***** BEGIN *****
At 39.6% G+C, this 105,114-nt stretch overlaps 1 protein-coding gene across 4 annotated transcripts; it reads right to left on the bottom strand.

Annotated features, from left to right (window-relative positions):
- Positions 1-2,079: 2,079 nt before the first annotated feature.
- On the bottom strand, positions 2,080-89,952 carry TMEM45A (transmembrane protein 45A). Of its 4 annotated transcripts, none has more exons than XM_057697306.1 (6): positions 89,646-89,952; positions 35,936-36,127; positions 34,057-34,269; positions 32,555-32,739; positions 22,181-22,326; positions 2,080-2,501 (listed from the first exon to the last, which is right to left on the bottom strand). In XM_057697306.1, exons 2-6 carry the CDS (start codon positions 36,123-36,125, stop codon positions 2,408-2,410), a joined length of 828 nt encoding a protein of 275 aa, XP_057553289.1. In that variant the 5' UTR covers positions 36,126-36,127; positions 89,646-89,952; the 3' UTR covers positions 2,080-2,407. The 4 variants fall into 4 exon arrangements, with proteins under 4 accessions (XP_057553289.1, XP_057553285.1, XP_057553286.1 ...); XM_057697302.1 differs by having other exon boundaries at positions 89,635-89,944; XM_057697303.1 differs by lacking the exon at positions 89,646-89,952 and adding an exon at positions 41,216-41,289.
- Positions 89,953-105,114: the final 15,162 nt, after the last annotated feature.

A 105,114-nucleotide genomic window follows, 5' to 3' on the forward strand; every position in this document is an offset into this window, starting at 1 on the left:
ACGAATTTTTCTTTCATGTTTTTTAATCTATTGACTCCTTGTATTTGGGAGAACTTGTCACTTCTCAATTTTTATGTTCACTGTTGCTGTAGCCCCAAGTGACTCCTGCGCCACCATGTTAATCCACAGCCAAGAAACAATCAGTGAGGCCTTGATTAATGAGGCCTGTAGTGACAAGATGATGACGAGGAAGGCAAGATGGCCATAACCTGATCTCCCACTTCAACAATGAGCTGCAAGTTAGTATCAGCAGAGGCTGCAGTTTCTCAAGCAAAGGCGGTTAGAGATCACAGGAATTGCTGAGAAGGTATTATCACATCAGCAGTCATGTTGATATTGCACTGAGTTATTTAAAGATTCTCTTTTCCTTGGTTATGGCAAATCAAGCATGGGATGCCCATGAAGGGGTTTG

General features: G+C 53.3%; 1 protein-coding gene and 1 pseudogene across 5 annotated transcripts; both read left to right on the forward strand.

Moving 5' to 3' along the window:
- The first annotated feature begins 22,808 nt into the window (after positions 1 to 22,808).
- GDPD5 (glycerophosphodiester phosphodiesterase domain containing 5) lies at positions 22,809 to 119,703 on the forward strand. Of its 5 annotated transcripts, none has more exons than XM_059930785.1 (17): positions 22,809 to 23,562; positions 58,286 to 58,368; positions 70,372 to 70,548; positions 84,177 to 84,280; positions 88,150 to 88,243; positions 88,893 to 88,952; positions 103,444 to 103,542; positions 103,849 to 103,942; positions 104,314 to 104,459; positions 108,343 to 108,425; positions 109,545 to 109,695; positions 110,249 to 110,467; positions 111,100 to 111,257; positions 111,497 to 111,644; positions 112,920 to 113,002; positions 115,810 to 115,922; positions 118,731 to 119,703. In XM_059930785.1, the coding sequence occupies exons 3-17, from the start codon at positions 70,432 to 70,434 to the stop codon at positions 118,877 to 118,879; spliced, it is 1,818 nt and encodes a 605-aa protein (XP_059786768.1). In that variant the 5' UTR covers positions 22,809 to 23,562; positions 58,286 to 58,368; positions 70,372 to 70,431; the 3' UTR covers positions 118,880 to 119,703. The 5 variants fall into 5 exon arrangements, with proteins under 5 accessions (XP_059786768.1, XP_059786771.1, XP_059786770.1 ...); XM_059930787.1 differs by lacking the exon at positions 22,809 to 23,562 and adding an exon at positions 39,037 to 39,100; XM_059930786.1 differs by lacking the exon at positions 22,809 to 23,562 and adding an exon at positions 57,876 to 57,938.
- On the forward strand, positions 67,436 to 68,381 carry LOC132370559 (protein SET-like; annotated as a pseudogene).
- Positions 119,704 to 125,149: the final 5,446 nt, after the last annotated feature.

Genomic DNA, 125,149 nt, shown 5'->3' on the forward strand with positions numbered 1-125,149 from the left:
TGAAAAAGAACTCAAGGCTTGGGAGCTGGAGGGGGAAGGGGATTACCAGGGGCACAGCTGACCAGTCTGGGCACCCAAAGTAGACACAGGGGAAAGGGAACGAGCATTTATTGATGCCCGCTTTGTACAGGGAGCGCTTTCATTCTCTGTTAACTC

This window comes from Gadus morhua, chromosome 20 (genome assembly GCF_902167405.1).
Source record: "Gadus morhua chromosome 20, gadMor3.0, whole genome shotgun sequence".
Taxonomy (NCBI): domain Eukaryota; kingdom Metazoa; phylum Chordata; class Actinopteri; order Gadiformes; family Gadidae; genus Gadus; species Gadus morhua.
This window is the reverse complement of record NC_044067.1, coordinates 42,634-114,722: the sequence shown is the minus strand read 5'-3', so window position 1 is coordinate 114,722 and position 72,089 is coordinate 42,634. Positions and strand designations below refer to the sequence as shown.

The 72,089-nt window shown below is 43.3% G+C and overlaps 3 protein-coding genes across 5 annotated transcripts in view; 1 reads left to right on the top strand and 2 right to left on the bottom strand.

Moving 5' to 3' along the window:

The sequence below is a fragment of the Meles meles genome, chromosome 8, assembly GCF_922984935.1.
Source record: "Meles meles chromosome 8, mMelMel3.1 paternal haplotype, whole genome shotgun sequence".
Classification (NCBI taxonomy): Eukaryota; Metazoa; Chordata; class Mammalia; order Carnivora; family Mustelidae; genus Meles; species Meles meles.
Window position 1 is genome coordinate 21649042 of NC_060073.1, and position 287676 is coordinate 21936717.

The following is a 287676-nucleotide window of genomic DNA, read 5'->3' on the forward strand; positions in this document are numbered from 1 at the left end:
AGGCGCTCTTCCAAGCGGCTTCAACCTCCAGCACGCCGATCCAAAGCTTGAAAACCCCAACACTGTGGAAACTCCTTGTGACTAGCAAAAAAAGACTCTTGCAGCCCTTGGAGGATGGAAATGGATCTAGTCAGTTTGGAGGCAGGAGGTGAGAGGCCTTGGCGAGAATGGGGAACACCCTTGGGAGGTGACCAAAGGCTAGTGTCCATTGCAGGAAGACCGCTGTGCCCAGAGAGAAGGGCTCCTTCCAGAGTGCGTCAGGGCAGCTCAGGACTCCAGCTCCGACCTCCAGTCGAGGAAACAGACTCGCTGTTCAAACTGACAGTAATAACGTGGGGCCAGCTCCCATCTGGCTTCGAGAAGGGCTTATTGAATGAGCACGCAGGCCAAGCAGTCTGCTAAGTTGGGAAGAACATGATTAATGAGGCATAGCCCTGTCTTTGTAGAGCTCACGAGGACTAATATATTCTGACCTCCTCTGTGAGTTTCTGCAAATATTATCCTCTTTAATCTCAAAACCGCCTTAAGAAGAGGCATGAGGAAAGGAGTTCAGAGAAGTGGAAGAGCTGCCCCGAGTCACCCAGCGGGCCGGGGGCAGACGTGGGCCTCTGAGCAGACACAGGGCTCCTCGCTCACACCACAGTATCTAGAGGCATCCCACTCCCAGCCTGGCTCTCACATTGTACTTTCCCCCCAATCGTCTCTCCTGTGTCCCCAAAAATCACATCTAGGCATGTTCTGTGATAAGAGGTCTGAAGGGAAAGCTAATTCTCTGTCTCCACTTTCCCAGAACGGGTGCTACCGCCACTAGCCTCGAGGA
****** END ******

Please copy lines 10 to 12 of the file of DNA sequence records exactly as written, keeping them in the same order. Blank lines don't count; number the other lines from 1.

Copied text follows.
- The first annotated feature begins 22,808 nt into the window (after positions 1 to 22,808).
- GDPD5 (glycerophosphodiester phosphodiesterase domain containing 5) lies at positions 22,809 to 119,703 on the forward strand. Of its 5 annotated transcripts, none has more exons than XM_059930785.1 (17): positions 22,809 to 23,562; positions 58,286 to 58,368; positions 70,372 to 70,548; positions 84,177 to 84,280; positions 88,150 to 88,243; positions 88,893 to 88,952; positions 103,444 to 103,542; positions 103,849 to 103,942; positions 104,314 to 104,459; positions 108,343 to 108,425; positions 109,545 to 109,695; positions 110,249 to 110,467; positions 111,100 to 111,257; positions 111,497 to 111,644; positions 112,920 to 113,002; positions 115,810 to 115,922; positions 118,731 to 119,703. In XM_059930785.1, the coding sequence occupies exons 3-17, from the start codon at positions 70,432 to 70,434 to the stop codon at positions 118,877 to 118,879; spliced, it is 1,818 nt and encodes a 605-aa protein (XP_059786768.1). In that variant the 5' UTR covers positions 22,809 to 23,562; positions 58,286 to 58,368; positions 70,372 to 70,431; the 3' UTR covers positions 118,880 to 119,703. The 5 variants fall into 5 exon arrangements, with proteins under 5 accessions (XP_059786768.1, XP_059786771.1, XP_059786770.1 ...); XM_059930787.1 differs by lacking the exon at positions 22,809 to 23,562 and adding an exon at positions 39,037 to 39,100; XM_059930786.1 differs by lacking the exon at positions 22,809 to 23,562 and adding an exon at positions 57,876 to 57,938.
- On the forward strand, positions 67,436 to 68,381 carry LOC132370559 (protein SET-like; annotated as a pseudogene).